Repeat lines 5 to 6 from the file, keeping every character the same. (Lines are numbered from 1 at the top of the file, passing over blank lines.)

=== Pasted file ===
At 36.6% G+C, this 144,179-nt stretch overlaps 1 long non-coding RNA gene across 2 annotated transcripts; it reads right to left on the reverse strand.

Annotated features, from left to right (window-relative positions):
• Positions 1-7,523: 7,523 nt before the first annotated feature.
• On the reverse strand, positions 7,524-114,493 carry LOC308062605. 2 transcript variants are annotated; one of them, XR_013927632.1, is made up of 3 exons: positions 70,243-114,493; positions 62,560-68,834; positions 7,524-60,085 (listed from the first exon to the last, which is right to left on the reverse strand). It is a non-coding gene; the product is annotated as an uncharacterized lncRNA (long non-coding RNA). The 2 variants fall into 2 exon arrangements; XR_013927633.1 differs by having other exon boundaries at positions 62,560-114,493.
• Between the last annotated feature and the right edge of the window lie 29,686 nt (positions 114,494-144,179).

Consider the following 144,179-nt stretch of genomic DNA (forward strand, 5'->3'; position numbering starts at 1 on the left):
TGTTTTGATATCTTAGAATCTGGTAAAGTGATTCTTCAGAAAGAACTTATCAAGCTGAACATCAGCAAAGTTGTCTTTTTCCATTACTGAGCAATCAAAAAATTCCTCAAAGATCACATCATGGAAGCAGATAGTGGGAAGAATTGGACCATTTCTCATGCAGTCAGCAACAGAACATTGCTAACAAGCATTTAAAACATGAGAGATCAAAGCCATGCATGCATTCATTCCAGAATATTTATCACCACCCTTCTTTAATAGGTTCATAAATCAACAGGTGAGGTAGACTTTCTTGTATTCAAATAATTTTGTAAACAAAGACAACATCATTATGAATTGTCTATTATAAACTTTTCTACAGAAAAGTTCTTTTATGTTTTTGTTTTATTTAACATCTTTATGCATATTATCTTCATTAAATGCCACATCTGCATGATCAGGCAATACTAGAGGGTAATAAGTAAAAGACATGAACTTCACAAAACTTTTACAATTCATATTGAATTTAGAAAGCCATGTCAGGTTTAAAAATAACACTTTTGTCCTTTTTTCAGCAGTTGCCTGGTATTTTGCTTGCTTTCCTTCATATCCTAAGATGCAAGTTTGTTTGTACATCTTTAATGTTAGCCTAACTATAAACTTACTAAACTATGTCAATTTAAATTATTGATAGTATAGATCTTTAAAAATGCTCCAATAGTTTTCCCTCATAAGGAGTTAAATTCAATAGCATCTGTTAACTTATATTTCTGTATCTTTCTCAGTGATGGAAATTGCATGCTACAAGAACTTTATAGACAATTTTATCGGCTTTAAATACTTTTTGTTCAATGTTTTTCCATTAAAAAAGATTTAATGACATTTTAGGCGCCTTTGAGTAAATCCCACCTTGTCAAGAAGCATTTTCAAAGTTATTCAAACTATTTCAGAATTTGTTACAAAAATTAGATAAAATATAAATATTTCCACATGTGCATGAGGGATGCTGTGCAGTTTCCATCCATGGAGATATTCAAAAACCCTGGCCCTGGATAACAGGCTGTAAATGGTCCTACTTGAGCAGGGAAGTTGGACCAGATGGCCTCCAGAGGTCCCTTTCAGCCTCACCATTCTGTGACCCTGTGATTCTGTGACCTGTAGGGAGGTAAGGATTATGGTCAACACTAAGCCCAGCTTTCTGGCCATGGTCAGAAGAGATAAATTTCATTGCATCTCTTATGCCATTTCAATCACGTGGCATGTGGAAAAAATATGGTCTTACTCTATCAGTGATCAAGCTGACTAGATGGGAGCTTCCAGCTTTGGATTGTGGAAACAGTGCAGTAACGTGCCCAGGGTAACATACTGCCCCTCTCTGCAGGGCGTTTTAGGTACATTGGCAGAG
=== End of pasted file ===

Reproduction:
• Between the last annotated feature and the right edge of the window lie 29,686 nt (positions 114,494-144,179).

Consider the following 144,179-nt stretch of genomic DNA (forward strand, 5'->3'; position numbering starts at 1 on the left):